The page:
What Blew My Mind About Hay by children’s author Sarah Webb


Sarah Webb with Black Leg the lamb

I’m a Hay newbie so the sheer size of the festival made me dizzy – 444 adult events and 114 children’s and teen events in eleven days – astounding. (Or ‘shut that door’ as Laura Dockrill would say – more on her below.)

2) Magnificent Events

I managed to catch eight Hay Fever events: Cathy Cassidy – as charming and warm as always; Sarah Lean – with her adorable animal quizzes; the legend that is Judith Kerr in conversation with Michael Morpurgo. I must admit I shed a few tears at that event, it was wonderful – we all sang ‘Happy Birthday’ to Judith, who will be ninety very soon, and gave her a standing ovation after her adorable joint reading (with Michael Morpurgo) of A Tiger Who Came to Tea.

Paul Stewart and Chris Riddell’s years of experience shone through; Geekhood and Geek Girl was a highly entertaining look at the world of geeks and nerds and everything in between including a very spirited discussion of ‘nerd’ television show The Big Bang Theory with Andy Robb and Holly Smale; CJ Skuse and Matt Whyman made teenage grave robbing and cannibalism sound rather jolly, and Jonathan, their chairperson, had a delightfully light yet informed touch.

Sally Gardner, Nick Lake and Alexia Casale all spoke eloquently about writing YA fiction, violence on the page and also naming characters.

But for me another Hay newbie, Laura Dockrill, stole the show with her high-energy dramatisation of Darcy Burdock (a book I love) and her sense of fun. I’d never heard Laura speak before and it was quite the experience. Of course, I’d bumped into her in the loo beforehand where we’d bonded over matching pink bits in our hair (you always meet the best people in the loo, don’t you?) Definitely a writer to watch out for.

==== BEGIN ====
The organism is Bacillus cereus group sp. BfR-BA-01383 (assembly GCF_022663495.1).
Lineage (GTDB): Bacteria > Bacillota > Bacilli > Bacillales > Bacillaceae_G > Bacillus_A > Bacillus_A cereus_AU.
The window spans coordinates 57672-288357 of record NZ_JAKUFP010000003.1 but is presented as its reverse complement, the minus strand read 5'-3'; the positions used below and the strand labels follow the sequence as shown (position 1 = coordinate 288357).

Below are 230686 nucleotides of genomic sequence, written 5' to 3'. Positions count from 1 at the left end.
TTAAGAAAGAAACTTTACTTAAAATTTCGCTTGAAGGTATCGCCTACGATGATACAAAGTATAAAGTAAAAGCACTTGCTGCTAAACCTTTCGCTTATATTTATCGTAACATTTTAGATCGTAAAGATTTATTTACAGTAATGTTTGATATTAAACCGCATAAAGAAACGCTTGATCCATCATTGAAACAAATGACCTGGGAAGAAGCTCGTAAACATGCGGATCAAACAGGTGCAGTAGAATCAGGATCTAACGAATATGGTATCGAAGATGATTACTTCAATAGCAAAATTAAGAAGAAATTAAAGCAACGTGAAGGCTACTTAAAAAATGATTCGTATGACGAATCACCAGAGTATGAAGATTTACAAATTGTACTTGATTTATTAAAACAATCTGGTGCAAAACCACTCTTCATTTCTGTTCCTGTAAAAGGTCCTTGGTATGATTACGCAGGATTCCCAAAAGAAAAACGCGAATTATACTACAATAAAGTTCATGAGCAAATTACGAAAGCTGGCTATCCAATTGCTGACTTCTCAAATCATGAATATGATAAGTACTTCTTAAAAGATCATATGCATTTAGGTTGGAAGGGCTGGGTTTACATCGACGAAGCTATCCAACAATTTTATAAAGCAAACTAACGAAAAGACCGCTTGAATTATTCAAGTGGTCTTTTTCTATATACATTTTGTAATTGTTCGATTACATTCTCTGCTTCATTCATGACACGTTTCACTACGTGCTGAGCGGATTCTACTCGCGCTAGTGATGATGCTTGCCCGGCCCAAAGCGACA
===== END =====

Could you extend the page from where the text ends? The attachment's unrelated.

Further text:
My favourite audience question came from a young Welsh boy at Laura’s event. He asked: ‘What spicy toothpaste do you use, Laura? Chilli or jalapeno peppers and cheese?’

‘I love the way you think,’ Laura told him, before sitting down on the edge of the stage to hear more.

Which brings me to:

3) Wondrous Audience Participation

I have rarely encountered such a responsive, enthusiastic, booked-up audience at a festival. The atmosphere at each of the events can only be described as joyful and electric – hundreds of readers, young and old, gathered together to celebrate books and reading.

It was a real thrill to meet keen readers from all over Wales and the UK after my own event – It’s A Girl Thing with Sophia Bennett and Luisa Plaja.

And finally:

4) Welsh Sheep And In Particular Black Leg The Lamb

During the festival I stayed with my relatives on their sheep farm (thanks, Jerry and Sue!) and met Black Leg, a motherless lamb. I even got to feed him, with a warm bottle – what a thrill! Sorry, I know, city girl to the core.

Thanks to all the Hay team for their hospitality and roll on 2014!

Sarah Webb writes the Ask Amy Green series for young readers. She is based in Dublin.

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